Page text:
Deep in the heart of taxes - download
Photo credit: Ken Lambert, Seattle Times, 2015
On May 14, the Seattle City Council unanimously approved an ordinance to raise money for services for the homeless and construction of affordable housing, and on May 16 Mayor Jenny Durkan signed it. The legislation imposed a head tax – a simple per-capita fee paid by businesses – of $275 for each employee of the over 500 businesses with gross annual revenues of over $20 million. The approved measure cut nearly in half an initial proposal for a head tax of over $500 that had been developed over months of debate.
The final bill was expected to raise $47.4 million, down from $75 million from the original proposal.
The head tax ordinance faced loud opposition from Amazon and some other large businesses, the Seattle Chamber of Commerce, and the Downtown Seattle Association, among other groups. As soon as the law passed, they mounted a referendum campaign to repeal the tax, and reportedly were able to gather sufficient signatures to put the repeal proposal on the November ballot.
In the face of an opposition with “unlimited resources”, as one Council member put it, and the prospect of a divisive political battle, on June 12 the Council voted 7 to 2 to repeal the head tax.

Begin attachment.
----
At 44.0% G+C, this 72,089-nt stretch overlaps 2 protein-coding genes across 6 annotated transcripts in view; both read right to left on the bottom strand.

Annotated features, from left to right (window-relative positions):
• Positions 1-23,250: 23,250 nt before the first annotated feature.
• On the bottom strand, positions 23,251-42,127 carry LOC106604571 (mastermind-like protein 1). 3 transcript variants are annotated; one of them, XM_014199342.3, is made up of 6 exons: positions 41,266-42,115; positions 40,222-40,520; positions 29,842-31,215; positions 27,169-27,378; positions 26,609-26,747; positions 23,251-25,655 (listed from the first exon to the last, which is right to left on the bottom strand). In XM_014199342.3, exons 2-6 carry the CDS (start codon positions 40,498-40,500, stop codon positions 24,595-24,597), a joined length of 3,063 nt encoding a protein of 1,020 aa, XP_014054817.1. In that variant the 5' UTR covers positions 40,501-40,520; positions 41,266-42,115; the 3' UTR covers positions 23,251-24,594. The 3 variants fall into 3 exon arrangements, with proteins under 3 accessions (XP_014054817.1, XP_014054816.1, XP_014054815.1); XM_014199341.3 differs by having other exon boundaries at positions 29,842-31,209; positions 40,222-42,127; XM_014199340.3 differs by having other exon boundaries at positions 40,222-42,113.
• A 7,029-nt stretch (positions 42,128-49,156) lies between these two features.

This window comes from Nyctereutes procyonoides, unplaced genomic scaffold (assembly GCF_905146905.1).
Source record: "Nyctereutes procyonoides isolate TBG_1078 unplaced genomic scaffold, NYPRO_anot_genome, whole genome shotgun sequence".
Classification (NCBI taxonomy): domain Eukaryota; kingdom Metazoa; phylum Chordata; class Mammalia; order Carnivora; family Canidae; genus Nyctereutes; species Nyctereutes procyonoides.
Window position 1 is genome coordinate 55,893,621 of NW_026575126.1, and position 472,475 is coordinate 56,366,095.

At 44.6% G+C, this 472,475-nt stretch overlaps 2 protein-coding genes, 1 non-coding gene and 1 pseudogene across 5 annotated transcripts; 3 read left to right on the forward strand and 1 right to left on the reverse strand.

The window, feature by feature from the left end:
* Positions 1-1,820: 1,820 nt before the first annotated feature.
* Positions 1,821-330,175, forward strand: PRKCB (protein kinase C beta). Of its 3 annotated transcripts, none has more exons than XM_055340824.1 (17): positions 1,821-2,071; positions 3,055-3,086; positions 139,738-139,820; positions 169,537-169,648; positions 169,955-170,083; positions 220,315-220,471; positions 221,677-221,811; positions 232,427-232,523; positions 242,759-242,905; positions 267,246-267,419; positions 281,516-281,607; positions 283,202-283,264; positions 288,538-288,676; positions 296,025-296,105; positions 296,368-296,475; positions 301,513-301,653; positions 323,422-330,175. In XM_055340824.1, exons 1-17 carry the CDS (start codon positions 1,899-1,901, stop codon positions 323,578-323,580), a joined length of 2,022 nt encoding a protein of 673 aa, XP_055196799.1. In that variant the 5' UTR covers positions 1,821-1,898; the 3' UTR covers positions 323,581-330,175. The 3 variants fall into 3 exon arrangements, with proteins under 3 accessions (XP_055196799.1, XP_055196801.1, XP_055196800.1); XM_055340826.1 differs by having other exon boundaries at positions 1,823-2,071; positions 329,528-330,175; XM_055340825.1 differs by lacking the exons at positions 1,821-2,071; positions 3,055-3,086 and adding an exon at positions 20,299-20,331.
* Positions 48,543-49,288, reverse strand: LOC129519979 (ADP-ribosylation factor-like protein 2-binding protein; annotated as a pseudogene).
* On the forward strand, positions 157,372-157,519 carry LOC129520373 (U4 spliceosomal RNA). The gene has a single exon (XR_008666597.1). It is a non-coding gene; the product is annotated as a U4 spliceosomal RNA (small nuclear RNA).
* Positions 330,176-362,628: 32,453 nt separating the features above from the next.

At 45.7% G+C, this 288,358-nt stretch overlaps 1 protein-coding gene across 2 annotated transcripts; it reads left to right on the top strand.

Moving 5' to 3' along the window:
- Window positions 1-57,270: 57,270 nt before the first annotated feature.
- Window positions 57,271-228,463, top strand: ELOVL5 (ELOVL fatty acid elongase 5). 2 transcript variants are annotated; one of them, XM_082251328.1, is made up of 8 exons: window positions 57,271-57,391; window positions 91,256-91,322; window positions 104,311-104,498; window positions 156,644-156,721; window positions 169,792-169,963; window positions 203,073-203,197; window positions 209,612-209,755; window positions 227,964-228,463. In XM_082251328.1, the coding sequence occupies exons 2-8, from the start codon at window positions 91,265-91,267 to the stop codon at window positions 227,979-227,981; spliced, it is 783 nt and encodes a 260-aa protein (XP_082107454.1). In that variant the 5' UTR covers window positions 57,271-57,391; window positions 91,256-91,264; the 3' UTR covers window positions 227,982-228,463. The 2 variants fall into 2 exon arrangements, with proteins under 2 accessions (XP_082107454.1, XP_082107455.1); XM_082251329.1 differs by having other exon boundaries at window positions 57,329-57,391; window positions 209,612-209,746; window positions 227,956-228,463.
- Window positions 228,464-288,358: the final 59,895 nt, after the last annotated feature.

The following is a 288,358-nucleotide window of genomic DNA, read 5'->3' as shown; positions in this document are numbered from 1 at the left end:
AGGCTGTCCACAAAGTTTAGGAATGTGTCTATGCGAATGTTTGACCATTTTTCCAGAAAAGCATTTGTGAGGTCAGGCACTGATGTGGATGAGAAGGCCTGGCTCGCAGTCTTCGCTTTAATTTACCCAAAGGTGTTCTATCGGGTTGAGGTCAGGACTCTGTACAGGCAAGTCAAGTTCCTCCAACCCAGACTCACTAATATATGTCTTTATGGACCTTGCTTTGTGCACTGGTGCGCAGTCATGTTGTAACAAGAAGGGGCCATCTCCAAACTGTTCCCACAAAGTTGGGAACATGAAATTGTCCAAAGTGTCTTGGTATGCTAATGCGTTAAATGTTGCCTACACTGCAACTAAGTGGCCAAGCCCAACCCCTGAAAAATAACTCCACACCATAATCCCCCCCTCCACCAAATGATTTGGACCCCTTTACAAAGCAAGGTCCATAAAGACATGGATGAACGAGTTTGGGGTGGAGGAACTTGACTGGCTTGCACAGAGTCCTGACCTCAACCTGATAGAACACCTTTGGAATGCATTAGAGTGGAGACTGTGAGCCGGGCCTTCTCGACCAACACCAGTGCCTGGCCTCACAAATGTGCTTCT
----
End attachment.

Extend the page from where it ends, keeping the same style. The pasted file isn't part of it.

Seattle faces two particular obstacles in raising funds to deal with a crisis of homelessness and lack of affordable housing in a booming economy.
The Washington state Supreme Court ruled in the 1930s that taxes on income were not permitted under the state constitution. This leaves Washington as one of only seven states that do not allow any form of income taxes. Its state and local taxation methods may be the most regressive in the country. The sales and property taxes on which they rely on primarily are now widely viewed as maxed out and squeezing middle and lower income families. This was a major motivation for the head tax proposal.
The other particularly acute issue for Seattle is that it only recently began to build out a regional rapid transit system. In 1970, when many cities were building systems with substantial federal funding, local voters rejected a major transit proposal. Finally, in 2009, Sound Transit opened the first line of a light-rail network scheduled to cover the area by around 2040. The late start means that considerable tax increases are now required to build out the system, in a period when federal funding has declined sharply. The lack of decentralized regional development hubs built around transit also makes it harder for the city to reduce pressure on housing and transportation in the central city, where Amazon and many other tech firms are now concentrated.
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I sent my paper, “Deep in the heart of taxes”, to the Seattle Mayor, City Council and other elected officials, under this cover letter:
What's all this about a head tax? Why, next thing you know, they'll be taxing necks and arms and legs and ... What? ... Oh ... never mind.- tip of the hat to Emily Litella
Attached, please find my $0.03 (inflation-adjusted) on the path forward from the head tax.
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Download “Deep in the heart of taxes” as a PDF file: